The Wahhābīs strongly disagreed with their opponents on the question of tawassul (intercession). For Muḥammad Ibn ῾Abd al‐Wahhāb, ῾ibādah (worship) refers to all the utterances and actions—inward as well as outward—that God desires and commands. He wrote that to seek protection from trees, stones, and the like is polytheistic, nor are aid, protection, or refuge to be sought from anyone except God. Intercession cannot be granted without God's permission and his satisfaction with the one for whom it is asked, who must be a true monotheist. The common practice of seeking intercession from dead saints is prohibited, as is excessive devotion at their tombs. Invoking the Prophet to intercede for individuals before God is also unacceptable, because the Prophet was neither able to guide those he liked to Islam without the will of God nor was he allowed to ask forgiveness from God for polytheists.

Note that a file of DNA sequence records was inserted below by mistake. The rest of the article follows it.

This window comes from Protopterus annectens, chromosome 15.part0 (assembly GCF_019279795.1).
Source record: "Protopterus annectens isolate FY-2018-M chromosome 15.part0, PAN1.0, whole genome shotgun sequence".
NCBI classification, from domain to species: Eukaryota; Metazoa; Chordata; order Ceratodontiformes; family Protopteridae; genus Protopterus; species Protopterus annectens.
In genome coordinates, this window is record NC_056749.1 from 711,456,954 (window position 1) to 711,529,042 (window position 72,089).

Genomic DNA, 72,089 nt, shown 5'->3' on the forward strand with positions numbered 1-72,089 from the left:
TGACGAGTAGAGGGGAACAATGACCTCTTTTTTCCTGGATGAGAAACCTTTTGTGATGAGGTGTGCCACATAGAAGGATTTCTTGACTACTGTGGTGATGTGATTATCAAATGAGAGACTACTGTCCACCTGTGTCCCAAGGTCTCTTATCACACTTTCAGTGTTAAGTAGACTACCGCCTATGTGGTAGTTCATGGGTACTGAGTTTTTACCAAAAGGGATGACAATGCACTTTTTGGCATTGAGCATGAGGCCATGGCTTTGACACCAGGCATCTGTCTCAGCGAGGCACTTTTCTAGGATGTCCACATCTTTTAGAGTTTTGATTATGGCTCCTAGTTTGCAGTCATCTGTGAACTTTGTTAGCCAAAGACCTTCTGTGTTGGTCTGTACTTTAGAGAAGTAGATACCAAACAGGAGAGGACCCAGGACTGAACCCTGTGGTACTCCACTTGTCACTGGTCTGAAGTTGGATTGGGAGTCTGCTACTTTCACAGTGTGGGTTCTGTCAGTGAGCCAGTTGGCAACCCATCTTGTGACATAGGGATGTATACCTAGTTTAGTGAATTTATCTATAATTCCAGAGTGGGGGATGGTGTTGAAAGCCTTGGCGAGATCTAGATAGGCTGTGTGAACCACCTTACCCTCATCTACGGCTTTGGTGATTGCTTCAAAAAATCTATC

The doctrine of intercession led the Wahhābīs to denounce vehemently the widely followed practice of visitation of tombs and the building of domes near them. Initially Ibn ῾Abd al‐Wahhāb had considered visitation, if performed in the true spirit of Islam, a pious and praiseworthy act. However, Wahhābīs believe that people have transformed the prayers for the dead into prayers to the dead; gravesites became places of assembly for worshipers. The excessive veneration of the deceased who enjoyed a holy reputation was a first step that had led people to idol‐worship in the past. To avoid polytheism, the Wahhābīs consider it an obligation to destroy all such existing tombs. They insist that burial sites should be level with the ground and that inscriptions, decoration, or illumination of graves should be avoided. The Wahhābīs also believe that mere affiliation with Islam is not sufficient in itself to prevent a Muslim from becoming a polytheist. The person who utters the Shahādah and still practices polytheism (as defined by the Wahhābīs) should be denounced as an infidel and killed.